Opera:

The Metropolitan Opera was one of the first organizations to make their content readily available, introducing a nightly opera stream on their website, at 7:30 EST and available until 6:30 EST the following day. This program is now in its fourth week, some past streams having included Aida, Eugene Onegin, and La Triviata. This week's productions will be Falstaff, Parsifal, Romeo et Juliette, Don Pascale, and Cosi fan tutti. The week five schedule is available here. 

 

 
 
 

 
 
 
 
 
 
 
 
 
 
 

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While The Met's offerings are by far the most extensive, they are not the only source for free and high quality opera. Opera Wire maintains a list of all companies providing streaming services here

Other Streaming Services:

Marquee TV, mentioned earlier in connection with The RSC, offers full length plays, ballets, contemporary dance programs, operas, and documentaries. Some international venues include The Royal Opera House, Sadlers' Wells, The Bolshoi, and Opera Zurich.  Notable productions available include Akram Khan's award winning and chilling Giselle, Glydenbourne Festival Opera's The Fairy Queen, and Classic Spring Theater Company's full Oscar Wilde Season. A subscription costs £8.99 a month, but they are currently offering a 30 day free trial period.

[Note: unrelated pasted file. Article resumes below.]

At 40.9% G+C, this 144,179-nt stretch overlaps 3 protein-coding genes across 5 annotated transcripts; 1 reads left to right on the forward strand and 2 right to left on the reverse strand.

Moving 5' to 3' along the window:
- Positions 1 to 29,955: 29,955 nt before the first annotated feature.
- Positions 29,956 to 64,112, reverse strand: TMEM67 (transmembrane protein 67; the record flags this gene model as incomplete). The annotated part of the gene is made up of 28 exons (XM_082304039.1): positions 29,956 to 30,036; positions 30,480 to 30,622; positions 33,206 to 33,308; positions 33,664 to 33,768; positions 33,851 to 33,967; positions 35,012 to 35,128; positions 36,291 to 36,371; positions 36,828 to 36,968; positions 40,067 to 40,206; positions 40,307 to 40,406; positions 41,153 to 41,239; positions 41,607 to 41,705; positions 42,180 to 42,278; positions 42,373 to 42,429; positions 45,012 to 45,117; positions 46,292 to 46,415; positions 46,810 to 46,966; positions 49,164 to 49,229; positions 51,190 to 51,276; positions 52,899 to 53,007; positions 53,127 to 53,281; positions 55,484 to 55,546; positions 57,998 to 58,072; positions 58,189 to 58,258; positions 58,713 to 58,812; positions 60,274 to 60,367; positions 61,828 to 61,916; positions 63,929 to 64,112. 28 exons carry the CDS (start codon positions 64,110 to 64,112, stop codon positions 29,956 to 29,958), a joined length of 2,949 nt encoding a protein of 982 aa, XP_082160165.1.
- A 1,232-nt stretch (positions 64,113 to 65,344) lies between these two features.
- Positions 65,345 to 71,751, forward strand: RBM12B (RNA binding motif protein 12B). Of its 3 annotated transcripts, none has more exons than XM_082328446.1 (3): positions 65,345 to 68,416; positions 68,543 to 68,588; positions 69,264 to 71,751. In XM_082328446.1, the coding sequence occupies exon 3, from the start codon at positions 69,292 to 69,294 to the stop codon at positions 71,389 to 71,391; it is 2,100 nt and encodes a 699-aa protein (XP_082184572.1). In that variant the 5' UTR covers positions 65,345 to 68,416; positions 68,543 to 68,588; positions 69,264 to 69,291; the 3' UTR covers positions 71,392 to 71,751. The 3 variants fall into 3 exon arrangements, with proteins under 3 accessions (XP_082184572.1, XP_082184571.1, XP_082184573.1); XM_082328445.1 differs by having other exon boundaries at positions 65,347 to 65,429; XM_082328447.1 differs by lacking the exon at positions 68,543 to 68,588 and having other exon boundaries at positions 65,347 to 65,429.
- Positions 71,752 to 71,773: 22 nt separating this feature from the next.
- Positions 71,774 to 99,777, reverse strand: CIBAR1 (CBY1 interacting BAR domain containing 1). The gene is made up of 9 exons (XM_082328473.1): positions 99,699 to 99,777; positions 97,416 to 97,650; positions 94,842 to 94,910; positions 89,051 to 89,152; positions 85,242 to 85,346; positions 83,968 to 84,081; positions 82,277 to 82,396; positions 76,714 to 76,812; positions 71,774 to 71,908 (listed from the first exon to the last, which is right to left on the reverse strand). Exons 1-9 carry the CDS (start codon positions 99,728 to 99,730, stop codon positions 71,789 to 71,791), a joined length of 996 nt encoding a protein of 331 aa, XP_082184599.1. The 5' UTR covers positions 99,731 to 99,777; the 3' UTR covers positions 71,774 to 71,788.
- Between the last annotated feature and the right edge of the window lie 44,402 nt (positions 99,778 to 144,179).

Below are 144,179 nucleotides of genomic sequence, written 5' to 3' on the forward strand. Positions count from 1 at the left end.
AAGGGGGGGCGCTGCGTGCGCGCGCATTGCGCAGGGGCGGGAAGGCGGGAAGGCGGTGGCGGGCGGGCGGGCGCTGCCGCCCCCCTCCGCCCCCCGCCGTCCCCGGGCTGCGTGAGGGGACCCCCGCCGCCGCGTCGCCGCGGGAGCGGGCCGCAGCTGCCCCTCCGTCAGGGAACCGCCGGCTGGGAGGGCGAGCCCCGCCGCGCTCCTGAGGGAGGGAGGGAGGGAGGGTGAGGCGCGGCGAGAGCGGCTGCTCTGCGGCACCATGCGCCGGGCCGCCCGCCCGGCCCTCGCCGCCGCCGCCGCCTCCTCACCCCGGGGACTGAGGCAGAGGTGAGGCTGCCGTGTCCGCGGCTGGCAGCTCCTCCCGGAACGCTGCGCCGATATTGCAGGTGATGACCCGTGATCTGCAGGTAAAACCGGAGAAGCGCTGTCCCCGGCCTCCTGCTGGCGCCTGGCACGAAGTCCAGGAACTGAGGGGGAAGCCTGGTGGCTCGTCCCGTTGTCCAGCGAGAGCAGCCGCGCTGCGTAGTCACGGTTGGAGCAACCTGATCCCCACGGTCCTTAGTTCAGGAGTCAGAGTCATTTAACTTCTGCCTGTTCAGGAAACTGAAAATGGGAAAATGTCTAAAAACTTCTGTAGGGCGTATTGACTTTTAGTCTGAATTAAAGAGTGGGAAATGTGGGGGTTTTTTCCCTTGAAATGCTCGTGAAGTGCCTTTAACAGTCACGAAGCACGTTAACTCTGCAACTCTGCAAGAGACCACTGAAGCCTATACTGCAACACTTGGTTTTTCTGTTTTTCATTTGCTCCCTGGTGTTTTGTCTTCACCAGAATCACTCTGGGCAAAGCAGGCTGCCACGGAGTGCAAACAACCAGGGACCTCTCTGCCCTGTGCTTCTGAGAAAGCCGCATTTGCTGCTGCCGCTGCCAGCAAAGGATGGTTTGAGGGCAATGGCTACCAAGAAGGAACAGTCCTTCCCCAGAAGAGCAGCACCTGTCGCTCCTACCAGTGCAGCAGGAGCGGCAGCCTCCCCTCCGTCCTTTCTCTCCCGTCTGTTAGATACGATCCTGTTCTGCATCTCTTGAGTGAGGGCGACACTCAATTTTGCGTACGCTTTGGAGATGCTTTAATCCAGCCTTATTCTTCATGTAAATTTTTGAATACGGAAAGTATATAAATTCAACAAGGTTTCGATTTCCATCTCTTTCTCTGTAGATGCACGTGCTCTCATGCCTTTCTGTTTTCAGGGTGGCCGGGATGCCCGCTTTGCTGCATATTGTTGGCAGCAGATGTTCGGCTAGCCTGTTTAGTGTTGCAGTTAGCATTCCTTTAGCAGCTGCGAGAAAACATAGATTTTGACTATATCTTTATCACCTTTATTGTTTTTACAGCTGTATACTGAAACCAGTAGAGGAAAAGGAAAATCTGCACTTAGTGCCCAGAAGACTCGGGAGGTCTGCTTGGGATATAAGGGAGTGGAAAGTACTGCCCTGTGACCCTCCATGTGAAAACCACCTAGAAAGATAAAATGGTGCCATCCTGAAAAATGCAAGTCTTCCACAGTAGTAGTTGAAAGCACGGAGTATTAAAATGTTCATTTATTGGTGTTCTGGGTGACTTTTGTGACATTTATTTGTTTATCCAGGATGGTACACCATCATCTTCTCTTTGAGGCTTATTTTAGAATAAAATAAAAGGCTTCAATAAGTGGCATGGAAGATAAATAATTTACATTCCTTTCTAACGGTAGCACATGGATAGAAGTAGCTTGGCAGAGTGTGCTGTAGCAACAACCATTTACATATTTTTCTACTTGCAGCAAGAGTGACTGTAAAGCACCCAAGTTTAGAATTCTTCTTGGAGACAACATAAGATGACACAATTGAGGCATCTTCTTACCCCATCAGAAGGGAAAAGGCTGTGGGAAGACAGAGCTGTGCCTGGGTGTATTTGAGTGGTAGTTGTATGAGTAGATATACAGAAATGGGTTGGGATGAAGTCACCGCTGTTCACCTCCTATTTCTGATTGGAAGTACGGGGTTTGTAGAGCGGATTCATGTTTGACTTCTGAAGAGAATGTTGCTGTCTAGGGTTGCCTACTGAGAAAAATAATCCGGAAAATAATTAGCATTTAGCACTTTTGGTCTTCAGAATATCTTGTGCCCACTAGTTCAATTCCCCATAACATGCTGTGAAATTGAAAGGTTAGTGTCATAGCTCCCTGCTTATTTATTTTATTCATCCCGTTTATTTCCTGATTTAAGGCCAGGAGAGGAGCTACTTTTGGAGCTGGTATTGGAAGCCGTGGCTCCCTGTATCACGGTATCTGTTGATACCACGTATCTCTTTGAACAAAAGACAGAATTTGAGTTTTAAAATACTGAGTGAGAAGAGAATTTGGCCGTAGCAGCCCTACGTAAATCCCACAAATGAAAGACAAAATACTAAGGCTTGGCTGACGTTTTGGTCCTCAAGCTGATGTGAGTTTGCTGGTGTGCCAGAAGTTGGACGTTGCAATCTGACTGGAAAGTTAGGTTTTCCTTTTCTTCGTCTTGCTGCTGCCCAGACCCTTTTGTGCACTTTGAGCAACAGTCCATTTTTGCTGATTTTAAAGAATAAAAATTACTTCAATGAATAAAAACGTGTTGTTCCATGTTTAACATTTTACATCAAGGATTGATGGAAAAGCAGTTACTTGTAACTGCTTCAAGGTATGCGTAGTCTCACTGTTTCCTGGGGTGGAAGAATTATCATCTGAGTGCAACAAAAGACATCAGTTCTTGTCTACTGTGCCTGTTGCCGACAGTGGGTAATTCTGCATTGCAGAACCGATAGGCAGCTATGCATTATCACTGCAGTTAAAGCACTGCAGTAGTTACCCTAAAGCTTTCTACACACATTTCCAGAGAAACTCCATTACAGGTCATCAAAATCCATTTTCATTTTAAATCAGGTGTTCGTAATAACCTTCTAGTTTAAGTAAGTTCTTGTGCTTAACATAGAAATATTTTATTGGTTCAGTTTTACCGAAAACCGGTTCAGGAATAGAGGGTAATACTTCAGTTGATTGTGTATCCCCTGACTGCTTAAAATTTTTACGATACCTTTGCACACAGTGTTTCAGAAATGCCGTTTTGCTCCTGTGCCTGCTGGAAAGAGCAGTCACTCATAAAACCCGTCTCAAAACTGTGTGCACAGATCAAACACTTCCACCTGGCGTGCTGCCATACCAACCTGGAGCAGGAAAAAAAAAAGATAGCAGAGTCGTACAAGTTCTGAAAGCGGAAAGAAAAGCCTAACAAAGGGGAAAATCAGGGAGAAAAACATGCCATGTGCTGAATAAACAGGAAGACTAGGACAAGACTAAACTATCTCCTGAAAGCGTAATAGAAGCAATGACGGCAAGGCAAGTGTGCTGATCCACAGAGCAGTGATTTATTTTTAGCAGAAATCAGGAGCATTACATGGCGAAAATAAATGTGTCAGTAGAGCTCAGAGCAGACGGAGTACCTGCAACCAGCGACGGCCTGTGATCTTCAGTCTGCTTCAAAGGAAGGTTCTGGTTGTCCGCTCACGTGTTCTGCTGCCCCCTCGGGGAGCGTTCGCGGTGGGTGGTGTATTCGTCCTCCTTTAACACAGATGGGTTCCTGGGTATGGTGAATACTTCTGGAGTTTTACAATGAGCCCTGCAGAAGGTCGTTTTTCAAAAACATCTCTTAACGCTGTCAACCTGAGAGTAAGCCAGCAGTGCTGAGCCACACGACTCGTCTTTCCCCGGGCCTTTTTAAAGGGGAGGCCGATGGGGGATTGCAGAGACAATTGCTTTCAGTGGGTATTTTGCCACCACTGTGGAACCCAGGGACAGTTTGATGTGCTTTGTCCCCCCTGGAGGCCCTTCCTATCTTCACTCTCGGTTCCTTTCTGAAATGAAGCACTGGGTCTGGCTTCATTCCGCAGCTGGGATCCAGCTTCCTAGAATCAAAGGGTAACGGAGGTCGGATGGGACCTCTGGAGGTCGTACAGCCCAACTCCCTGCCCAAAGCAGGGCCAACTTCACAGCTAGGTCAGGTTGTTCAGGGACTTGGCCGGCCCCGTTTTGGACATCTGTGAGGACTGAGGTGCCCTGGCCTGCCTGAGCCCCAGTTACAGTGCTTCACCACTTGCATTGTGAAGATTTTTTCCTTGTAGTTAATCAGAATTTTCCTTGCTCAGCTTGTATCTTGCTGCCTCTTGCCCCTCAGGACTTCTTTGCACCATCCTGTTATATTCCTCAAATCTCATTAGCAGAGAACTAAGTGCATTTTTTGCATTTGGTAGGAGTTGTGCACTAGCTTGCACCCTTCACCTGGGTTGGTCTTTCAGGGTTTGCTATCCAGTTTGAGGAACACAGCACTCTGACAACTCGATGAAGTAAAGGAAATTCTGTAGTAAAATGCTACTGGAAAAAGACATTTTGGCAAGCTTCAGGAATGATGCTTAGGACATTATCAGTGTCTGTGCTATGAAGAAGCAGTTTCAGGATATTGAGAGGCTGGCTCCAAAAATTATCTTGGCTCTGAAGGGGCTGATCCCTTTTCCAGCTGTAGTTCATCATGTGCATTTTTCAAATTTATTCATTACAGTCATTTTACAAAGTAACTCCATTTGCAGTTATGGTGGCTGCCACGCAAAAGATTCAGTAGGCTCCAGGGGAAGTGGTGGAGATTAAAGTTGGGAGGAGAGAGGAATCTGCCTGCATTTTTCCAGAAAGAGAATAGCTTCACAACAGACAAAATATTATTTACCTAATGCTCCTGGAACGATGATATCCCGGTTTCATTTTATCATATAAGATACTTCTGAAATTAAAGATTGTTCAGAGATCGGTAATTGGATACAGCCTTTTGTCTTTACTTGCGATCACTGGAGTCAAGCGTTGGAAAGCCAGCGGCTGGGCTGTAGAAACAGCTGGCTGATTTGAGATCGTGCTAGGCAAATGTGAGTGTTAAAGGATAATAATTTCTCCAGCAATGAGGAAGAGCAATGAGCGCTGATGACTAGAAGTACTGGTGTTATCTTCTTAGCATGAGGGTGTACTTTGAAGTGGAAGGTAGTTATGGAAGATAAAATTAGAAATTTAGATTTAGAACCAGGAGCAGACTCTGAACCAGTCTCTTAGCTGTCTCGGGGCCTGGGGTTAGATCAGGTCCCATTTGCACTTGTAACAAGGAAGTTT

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Digital Theater functions similarly to Marquee TV, with slightly more offerings for traditional theater and classical music, as well as musical theater. The service partners with the Old and Young Vic Theaters, Barbican Center, Stanislavsky Electrotheater, and more. Their full list of offerings can be found here. Unlike Marquee TV, Digital Theater is not current offering a trial period, though they do offer the options of renting individual productions rather than subscribing (for £9.99 a month). 

BroadwayHD is just what it sounds, the Broadway version of Marquee TV and Digital Theater, housing hundreds of Broadway musicals, plays, and performances from leading world dance companies. You can currently sign up for a seven day free trial, and afterwards an $8.99/month subscription. 

As challenging and jarring as the abrupt halt to normal life as been, these productions provide something that Netflix cannot: a sense of communal experience. Fun as the Tiger King memes are, there's something transcendent about laughing, crying, rejoicing along with others in a theater. Netflix, it's safe to say, will survive this time of tumult with little trouble (maybe with , but the theater industry is facing of challenge of monumental proportions, one which will likely take years to recover from.

So, have a laugh, have a cry, bake some bread, give what you can, and enjoy the show.